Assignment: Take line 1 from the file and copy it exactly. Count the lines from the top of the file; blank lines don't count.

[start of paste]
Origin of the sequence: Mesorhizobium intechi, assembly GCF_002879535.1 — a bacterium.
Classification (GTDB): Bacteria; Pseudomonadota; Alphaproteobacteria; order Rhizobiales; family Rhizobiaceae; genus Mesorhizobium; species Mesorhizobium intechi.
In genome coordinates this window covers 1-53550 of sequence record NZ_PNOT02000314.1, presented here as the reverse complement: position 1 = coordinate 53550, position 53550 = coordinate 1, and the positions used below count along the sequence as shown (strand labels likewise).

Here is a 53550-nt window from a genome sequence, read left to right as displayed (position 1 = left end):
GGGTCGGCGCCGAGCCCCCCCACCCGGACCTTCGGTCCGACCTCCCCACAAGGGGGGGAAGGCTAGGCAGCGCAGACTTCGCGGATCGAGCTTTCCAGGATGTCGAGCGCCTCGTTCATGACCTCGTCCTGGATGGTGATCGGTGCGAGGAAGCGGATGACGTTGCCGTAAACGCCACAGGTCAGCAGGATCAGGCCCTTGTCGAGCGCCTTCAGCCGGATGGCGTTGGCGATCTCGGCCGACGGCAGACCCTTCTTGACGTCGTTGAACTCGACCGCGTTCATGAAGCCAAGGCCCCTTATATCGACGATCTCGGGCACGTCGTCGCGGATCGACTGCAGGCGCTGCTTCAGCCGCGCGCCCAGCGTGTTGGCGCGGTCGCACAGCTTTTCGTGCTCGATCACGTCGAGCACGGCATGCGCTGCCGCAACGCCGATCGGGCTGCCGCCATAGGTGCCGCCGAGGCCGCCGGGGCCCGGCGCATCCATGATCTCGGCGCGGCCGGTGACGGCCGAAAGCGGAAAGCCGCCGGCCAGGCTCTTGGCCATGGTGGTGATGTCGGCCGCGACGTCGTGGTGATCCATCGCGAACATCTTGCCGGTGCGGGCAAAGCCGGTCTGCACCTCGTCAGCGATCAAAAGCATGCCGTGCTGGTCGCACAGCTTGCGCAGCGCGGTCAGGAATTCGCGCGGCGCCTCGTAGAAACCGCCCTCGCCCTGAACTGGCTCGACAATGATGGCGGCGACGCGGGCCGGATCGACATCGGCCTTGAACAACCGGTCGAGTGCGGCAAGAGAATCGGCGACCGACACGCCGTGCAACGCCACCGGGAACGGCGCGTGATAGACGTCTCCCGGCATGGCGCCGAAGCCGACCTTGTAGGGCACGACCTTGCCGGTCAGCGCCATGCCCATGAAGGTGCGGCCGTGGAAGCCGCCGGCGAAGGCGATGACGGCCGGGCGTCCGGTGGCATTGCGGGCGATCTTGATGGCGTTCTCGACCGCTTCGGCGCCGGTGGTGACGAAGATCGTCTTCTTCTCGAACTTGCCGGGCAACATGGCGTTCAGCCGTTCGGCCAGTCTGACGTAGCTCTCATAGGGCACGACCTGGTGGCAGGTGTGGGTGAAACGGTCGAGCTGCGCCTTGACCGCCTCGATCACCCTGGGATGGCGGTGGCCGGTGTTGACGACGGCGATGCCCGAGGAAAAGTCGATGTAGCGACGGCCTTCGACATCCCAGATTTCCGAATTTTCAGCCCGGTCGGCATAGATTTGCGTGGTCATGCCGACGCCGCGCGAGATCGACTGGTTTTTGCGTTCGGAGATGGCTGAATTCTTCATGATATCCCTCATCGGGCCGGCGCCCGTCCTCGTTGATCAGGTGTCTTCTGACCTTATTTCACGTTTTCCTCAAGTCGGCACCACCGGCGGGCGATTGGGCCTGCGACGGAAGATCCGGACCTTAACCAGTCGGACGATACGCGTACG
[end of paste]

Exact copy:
Origin of the sequence: Mesorhizobium intechi, assembly GCF_002879535.1 — a bacterium.